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Lazaro Gamio / Axios

In chief strategist Steve Bannon, to steal the words from the song in "Hamilton" fittingly called "Burn," Trump has married an Icarus, who has flown too close to the sun.

  • Bannon saw Trump's now-infamous press conference not as the lowest point in his presidency, but as a "defining moment," where Trump decided to fully abandon the "globalists" and side with "his people."
  • Per a source: "Steve was proud of how [Trump] stood up to the braying mob of reporters."

Then last night, the liberal American Prospect posted an interview with Bannon that he clearly didn't think was an interview:

  • Bannon ... admired the author's stance on China, and so called the journalist, Robert Kuttner, ... to discuss his piece. Apparently Bannon never thought that the journalist might take his (very newsworthy) comments and turn them into a story. It's Anthony Scaramucci all over again (minus the curse words.)
  • AP: Bannon told Kuttner that "there's no military solution to the threat posed by North Korea, ... despite the president's recent pledge to answer further aggression with 'fire and fury.'"
  • Bottom line: The piece gives Bannon's enemies ammunition at a time he's extraordinarily vulnerable. They've been saying he's a leaker, a self-promoter, 'President Bannon,' etc. This interview plays right into their hands.

Be smart: Bannon's power grabs, back-biting, and grandiose America First fantasizing have left him, along with Trump, similarly isolated on a similar island — though much more content and authentically pleased with his lot.

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Go deeper

Republicans pledge to set aside differences and work with Biden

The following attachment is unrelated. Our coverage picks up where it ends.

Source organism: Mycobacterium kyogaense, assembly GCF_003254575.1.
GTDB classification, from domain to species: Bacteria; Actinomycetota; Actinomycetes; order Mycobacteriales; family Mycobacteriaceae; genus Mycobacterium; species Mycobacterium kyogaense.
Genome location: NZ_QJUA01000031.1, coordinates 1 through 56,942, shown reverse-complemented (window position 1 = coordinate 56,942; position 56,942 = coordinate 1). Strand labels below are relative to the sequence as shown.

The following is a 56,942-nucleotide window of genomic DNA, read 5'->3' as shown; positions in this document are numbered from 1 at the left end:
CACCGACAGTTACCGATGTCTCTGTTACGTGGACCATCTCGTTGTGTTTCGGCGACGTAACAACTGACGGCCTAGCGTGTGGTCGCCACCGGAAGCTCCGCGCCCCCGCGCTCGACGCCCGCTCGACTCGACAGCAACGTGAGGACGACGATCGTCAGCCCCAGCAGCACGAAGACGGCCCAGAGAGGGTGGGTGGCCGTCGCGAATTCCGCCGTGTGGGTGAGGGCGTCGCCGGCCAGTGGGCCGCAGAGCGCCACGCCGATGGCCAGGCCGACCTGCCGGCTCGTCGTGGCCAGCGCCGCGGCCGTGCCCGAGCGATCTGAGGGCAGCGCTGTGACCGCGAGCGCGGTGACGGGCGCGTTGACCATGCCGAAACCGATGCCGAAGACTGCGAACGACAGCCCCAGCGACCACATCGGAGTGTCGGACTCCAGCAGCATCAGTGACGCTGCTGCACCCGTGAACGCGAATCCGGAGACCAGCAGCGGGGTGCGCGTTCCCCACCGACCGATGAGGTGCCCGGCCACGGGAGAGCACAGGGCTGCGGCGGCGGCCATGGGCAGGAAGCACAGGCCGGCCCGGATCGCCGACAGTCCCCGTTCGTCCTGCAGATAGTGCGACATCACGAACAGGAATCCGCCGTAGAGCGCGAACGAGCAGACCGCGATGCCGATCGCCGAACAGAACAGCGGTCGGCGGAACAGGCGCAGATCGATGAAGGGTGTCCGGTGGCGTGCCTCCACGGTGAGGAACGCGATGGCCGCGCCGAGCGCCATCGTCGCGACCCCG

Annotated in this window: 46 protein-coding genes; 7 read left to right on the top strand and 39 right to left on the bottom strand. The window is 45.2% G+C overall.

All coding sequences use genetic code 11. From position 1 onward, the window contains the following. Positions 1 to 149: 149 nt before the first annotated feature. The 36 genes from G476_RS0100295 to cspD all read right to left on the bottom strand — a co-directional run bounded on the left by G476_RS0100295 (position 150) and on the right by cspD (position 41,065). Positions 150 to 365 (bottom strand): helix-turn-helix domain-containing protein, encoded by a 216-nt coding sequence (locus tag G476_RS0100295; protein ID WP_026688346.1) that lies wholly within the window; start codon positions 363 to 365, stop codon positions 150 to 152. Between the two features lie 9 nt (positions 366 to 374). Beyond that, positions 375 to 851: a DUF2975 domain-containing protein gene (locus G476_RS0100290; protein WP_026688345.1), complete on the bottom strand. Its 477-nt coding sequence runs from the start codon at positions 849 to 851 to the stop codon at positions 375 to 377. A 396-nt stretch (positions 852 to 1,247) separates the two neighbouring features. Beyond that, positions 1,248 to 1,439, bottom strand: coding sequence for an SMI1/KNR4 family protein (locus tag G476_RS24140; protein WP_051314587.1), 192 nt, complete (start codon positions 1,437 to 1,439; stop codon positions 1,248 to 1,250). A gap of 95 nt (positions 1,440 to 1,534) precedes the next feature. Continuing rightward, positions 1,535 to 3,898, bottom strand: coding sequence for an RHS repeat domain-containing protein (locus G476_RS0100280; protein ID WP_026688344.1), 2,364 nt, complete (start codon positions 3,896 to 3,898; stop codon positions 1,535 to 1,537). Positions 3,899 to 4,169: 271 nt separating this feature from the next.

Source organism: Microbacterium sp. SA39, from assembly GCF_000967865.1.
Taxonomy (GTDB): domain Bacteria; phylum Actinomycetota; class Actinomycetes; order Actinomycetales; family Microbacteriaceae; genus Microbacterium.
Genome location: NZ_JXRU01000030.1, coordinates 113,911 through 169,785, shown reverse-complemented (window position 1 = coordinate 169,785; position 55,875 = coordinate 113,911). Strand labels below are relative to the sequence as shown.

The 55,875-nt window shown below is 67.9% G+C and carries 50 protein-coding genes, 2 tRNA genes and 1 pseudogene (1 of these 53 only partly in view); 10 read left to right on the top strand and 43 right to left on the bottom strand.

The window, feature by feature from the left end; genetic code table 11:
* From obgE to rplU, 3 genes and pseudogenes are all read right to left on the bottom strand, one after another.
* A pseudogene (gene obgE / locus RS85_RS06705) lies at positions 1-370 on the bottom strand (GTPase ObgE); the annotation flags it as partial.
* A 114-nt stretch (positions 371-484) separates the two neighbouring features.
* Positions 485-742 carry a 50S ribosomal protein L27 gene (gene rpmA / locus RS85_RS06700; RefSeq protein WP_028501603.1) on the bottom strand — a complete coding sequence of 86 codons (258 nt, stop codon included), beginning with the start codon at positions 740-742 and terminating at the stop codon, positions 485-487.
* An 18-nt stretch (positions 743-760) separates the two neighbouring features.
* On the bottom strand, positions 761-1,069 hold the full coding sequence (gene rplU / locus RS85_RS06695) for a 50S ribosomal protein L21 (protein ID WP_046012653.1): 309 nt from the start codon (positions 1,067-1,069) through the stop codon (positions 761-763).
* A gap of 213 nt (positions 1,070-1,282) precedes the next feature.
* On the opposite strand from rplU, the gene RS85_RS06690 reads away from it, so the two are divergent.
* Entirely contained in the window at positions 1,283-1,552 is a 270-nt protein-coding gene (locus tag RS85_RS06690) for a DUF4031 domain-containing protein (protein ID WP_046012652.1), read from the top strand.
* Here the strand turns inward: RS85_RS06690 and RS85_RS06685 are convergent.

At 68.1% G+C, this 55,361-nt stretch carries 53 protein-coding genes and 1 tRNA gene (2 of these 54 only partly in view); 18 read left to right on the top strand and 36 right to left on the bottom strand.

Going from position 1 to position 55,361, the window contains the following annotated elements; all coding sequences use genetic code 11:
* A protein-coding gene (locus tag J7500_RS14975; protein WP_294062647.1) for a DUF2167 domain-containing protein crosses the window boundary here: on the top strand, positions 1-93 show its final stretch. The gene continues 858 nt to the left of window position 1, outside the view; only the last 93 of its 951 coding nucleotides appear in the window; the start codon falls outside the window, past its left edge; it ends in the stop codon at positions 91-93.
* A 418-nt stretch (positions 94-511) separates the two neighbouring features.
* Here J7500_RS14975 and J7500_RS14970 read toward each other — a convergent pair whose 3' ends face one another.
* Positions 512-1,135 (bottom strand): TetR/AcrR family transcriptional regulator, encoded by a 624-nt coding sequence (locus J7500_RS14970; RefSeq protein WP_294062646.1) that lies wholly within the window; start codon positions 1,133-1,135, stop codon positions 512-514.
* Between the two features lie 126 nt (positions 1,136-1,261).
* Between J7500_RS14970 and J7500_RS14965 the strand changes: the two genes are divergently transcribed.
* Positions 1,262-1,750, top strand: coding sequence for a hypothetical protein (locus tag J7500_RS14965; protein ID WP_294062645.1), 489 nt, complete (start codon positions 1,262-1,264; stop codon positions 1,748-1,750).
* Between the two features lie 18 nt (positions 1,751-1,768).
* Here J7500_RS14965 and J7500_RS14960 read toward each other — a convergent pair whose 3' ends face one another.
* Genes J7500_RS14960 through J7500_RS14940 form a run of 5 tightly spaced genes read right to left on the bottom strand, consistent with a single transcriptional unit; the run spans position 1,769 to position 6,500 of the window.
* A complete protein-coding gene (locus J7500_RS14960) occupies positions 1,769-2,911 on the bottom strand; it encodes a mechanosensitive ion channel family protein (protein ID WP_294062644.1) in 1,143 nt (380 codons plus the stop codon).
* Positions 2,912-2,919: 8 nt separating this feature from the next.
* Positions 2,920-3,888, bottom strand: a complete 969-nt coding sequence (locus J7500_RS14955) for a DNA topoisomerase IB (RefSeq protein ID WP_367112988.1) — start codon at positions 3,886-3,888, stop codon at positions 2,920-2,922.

President Biden speaks to Sen. Mitch McConnell after being sworn in at the West Front of the U.S. Capitol on Wednesday. Photo: Erin Schaff-Pool/Getty Images

Several Republicans praised President Biden's calls for unity during his inaugural address on Wednesday and pledged to work together for the benefit of the American people.

Why it matters: The Democrats only have a slim majority in the Senate and Biden will likely need to work with the GOP to pass his legislative agenda.

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The Joe Biden who became the 46th president on Wednesday isn't the same blabbermouth who failed in 1988 and 2008.

Why it matters: Biden now heeds guidance about staying on task with speeches and no longer worries a gaffe or two will cost him an election. His staff also limits the places where he speaks freely and off the cuff. This Biden protective bubble will only tighten in the months ahead, aides tell Axios.

Bush labels Clyburn the “savior” for Democrats

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Former President George W. Bush credited Rep. James Clyburn with being the "savior" of the Democratic Party, telling the South Carolinian at Wednesday's inauguration his endorsement allowed Joe Biden to win the party's presidential nomination.

Why it matters: The nation's last two-term Republican president also said Clyburn's nod allowed for the transfer of power, because he felt only Biden had the ability to unseat President Trump.